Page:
L+T: Exactly. In regards to music overall, you have a very diverse background. It’s not just house, techno, or hip hop – it’s everything.
L+T: What would you say particularly got you involved in producing and DJing?
tINI: Actually it was the start in going out in Munich. Electronic music that I went out to in the beginning was more like two-step and UK garage. It was a night area in Germany, there was a club called Raum Acht which means “Room 8.” There were parties with the two-step music…and there were parties happening at the old airport in Munich – where the whole techno scene started. So, it happened every now and then that I’d just stumble over to the other club and I’d discover this other music and I was like, ‘Wow. I really like this.’ It was really dark and in a nasty club with grungy spots in that club. It was really underground music at that time. I really got into it. Then, I travelled to Ibiza for the first time and I heard Loco Dice in 2002 or 2003, and I totally got hooked up.
L+T: I do like much of Germany’s electronic music scene. One of my favorite places is Suicide Circus in Berlin.
tINI: You know how to speak German? Ein bisschen?
L+T: Nein. Ich bin Gabby. I can read it, but as far as responding back…you see what just happened. (Laughs)
tINI: Well, I understand. Your German is better than my Japanese. That’s something.
L+T: I’m a work in progress. Going forward in this music scene that’s constantly evolving and introducing hybrid genres, do you ever think certain genres will just die out? So, instead of it just being house – it turns into a genre and term connected with a new or recycled sound.
tINI: House will hopefully never disappear! House and techno are essentials and basics for everything. I myself, I’m not a big fan of all this synthy EDM craziness happening. I mean, I don’t want to diss anyone, like everyone can play and like whatever they want; it’s just that when it gets into my zone it doesn’t touch me. It makes me feel uncomfortable when I’m jumping into a cab in Miami and there’s terrible noise that is happening. I feel like I’m too old because this is what my dad says about my music. Well, that’s not what he says about my music, but that’s how I feel old people think about our music – “It’s just noise!” I’m like, ‘Am I just old?’ I don’t know. The sexiness is missing and its charm. Real house is something so sexy.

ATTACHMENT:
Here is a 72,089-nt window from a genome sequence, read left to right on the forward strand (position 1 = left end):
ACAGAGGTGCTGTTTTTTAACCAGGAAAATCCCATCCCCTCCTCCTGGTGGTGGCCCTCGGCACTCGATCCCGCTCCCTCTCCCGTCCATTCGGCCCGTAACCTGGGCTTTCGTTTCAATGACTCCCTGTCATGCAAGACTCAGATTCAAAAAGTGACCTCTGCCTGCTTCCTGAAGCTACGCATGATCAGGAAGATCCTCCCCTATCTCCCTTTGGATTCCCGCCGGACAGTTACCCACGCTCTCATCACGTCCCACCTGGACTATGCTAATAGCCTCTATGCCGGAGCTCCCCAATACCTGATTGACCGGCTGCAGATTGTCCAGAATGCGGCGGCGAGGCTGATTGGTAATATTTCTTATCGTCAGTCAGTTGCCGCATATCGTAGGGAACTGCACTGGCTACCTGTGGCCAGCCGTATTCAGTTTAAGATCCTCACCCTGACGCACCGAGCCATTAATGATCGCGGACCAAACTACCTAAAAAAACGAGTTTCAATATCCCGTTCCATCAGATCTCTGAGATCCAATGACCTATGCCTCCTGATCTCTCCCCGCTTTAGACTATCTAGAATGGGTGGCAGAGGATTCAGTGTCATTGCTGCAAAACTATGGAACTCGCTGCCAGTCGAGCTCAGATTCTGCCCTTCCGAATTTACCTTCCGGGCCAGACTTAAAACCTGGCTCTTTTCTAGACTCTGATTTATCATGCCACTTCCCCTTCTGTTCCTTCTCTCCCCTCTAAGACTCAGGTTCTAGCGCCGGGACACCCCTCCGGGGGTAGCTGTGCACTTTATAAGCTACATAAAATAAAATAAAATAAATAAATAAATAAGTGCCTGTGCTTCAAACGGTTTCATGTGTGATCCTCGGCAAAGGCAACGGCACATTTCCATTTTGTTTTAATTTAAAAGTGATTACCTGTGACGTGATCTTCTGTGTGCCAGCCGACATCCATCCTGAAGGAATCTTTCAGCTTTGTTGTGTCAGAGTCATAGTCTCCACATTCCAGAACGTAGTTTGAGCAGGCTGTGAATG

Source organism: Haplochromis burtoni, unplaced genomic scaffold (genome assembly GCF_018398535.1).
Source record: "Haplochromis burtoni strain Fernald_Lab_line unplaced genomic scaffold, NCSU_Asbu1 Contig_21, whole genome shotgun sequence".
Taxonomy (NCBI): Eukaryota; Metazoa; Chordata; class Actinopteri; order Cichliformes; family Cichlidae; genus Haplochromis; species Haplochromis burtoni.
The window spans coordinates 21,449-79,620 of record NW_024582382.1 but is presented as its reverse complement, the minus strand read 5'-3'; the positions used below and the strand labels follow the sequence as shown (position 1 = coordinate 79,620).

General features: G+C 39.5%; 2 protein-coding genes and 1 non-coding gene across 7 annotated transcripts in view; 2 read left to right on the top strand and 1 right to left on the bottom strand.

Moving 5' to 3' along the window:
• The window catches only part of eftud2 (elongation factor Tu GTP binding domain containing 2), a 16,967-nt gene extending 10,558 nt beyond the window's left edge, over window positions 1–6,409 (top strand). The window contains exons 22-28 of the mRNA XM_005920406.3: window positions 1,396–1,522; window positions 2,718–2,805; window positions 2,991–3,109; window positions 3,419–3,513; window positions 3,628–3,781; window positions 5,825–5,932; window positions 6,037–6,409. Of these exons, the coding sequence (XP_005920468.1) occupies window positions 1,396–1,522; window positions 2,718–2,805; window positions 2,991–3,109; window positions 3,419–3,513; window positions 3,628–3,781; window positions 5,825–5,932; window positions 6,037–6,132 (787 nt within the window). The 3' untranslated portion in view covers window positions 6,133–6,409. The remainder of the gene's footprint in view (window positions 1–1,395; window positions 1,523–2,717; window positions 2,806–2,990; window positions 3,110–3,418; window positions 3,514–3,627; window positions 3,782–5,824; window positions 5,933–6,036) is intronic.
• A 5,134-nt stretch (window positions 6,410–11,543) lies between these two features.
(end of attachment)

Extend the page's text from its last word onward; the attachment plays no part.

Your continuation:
It’s funny what they call deep house these days, especially on Beatport. I think it’s a joke. You cannot take it seriously. Everything is “deep house” now and actually it’s “tech house” and what used to be “tech house” is whatever. I don’t even know anymore. There’s so many words to call music. I don’t like to categorize stuff. I just know what I like. I play deep house, I play house, I play dub techno, I play techno, I play tech house, dub-y stuff, [and] minimal. There’s some eclectic stuff and everything. I can’t really say this and that is going to die out or this and that is going to survive or come up. For this, I think you really need to be a genius to know. I have the feeling that it does go back to the more raw and analog sounding music. You can tell vinyl is coming back and I’m so happy about that because I’m a vinylhead. I’m a collector since I started deejaying 11 years ago. I buy vinyl and I never stop. If you see me playing on Traktor, you mostly hear me playing digital vinyl. In a festival I play more energetic and I play different everywhere I go. Sometimes I look at Gregori, my tour manager, like, ‘Wow. I’m a different DJ.’ That’s what I love. I think the magic of being a DJ is you have so much music to choose from and then you find a certain track for every moment. That’s why I don’t like to record my sets and play them to people or even listen to them because there’s just this one song that’s hitting in at this very moment – you’ll never experience the same emotion. Even if you play the same sets at different clubs, it won’t hit you again twice. I never play the same set twice.
L+T: That’s really good. That’s becoming a rare thing. I can almost predict what song will be played next when it comes to certain DJs.
tINI: I definitely have my favorite songs that you will find in each of my sets, but the directions I go always depends on the club, people, and the vibe. And I forgot the question?
L+T: It’s okay. We just ended up in this conversation.
tINI: That’s good.
L+T: Last question – Do you think a DJ is a musician?
tINI: Yeah, I do think. If it’s a good DJ, it’s definitely a musician. If you use your instruments right – I would say I sometimes play with three or four channels open and I’m not thinking – then you can really create something. You have this little beat coming, this melody on the side, [and] you have this major beat or track. For me the biggest magic – and what a lot of DJs don’t get because they play very loopy and it happens to me as well I’m not always the perfect DJ – but there’s always a special moment and you can feel it when you mix one track into the other and two melodies create a third one. It’s a great something that only happens with two songs in that moment. Then, you sort of make music. When you’re totally lost in it and then you feel right away, it’s like playing freestyle piano. You just use your tools. There’s definitely just DJs that play songs by other people. So, no not every DJ is a musician, but the possibility is there.